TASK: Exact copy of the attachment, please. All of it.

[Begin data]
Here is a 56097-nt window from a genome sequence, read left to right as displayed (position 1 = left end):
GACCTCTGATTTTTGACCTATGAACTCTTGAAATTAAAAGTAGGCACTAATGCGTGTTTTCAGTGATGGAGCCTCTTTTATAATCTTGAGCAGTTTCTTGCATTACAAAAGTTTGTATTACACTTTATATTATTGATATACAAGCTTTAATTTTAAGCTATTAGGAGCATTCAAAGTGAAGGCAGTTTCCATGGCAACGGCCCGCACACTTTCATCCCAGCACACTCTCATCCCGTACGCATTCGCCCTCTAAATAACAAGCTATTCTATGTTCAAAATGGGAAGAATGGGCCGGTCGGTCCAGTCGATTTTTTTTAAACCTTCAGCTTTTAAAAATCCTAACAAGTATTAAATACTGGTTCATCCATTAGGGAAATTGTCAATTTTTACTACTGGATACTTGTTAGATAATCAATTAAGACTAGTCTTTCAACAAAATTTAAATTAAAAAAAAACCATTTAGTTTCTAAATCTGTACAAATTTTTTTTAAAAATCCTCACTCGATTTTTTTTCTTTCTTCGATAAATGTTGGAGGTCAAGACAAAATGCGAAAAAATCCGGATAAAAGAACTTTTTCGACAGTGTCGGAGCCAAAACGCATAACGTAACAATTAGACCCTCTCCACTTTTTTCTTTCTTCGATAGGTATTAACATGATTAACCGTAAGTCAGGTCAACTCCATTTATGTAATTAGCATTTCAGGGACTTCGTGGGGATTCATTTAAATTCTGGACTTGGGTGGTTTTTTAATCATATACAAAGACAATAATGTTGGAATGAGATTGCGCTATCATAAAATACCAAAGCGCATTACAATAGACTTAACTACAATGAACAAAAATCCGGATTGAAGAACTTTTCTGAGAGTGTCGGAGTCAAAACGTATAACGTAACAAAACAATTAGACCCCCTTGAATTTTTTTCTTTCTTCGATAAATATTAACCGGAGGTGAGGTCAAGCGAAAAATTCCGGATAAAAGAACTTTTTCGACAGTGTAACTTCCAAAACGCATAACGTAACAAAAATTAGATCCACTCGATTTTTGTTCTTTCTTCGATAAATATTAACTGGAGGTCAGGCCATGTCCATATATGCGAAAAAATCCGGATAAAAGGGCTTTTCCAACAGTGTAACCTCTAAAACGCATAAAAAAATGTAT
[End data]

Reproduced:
Here is a 56097-nt window from a genome sequence, read left to right as displayed (position 1 = left end):
GACCTCTGATTTTTGACCTATGAACTCTTGAAATTAAAAGTAGGCACTAATGCGTGTTTTCAGTGATGGAGCCTCTTTTATAATCTTGAGCAGTTTCTTGCATTACAAAAGTTTGTATTACACTTTATATTATTGATATACAAGCTTTAATTTTAAGCTATTAGGAGCATTCAAAGTGAAGGCAGTTTCCATGGCAACGGCCCGCACACTTTCATCCCAGCACACTCTCATCCCGTACGCATTCGCCCTCTAAATAACAAGCTATTCTATGTTCAAAATGGGAAGAATGGGCCGGTCGGTCCAGTCGATTTTTTTTAAACCTTCAGCTTTTAAAAATCCTAACAAGTATTAAATACTGGTTCATCCATTAGGGAAATTGTCAATTTTTACTACTGGATACTTGTTAGATAATCAATTAAGACTAGTCTTTCAACAAAATTTAAATTAAAAAAAAACCATTTAGTTTCTAAATCTGTACAAATTTTTTTTAAAAATCCTCACTCGATTTTTTTTCTTTCTTCGATAAATGTTGGAGGTCAAGACAAAATGCGAAAAAATCCGGATAAAAGAACTTTTTCGACAGTGTCGGAGCCAAAACGCATAACGTAACAATTAGACCCTCTCCACTTTTTTCTTTCTTCGATAGGTATTAACATGATTAACCGTAAGTCAGGTCAACTCCATTTATGTAATTAGCATTTCAGGGACTTCGTGGGGATTCATTTAAATTCTGGACTTGGGTGGTTTTTTAATCATATACAAAGACAATAATGTTGGAATGAGATTGCGCTATCATAAAATACCAAAGCGCATTACAATAGACTTAACTACAATGAACAAAAATCCGGATTGAAGAACTTTTCTGAGAGTGTCGGAGTCAAAACGTATAACGTAACAAAACAATTAGACCCCCTTGAATTTTTTTCTTTCTTCGATAAATATTAACCGGAGGTGAGGTCAAGCGAAAAATTCCGGATAAAAGAACTTTTTCGACAGTGTAACTTCCAAAACGCATAACGTAACAAAAATTAGATCCACTCGATTTTTGTTCTTTCTTCGATAAATATTAACTGGAGGTCAGGCCATGTCCATATATGCGAAAAAATCCGGATAAAAGGGCTTTTCCAACAGTGTAACCTCTAAAACGCATAAAAAAATGTAT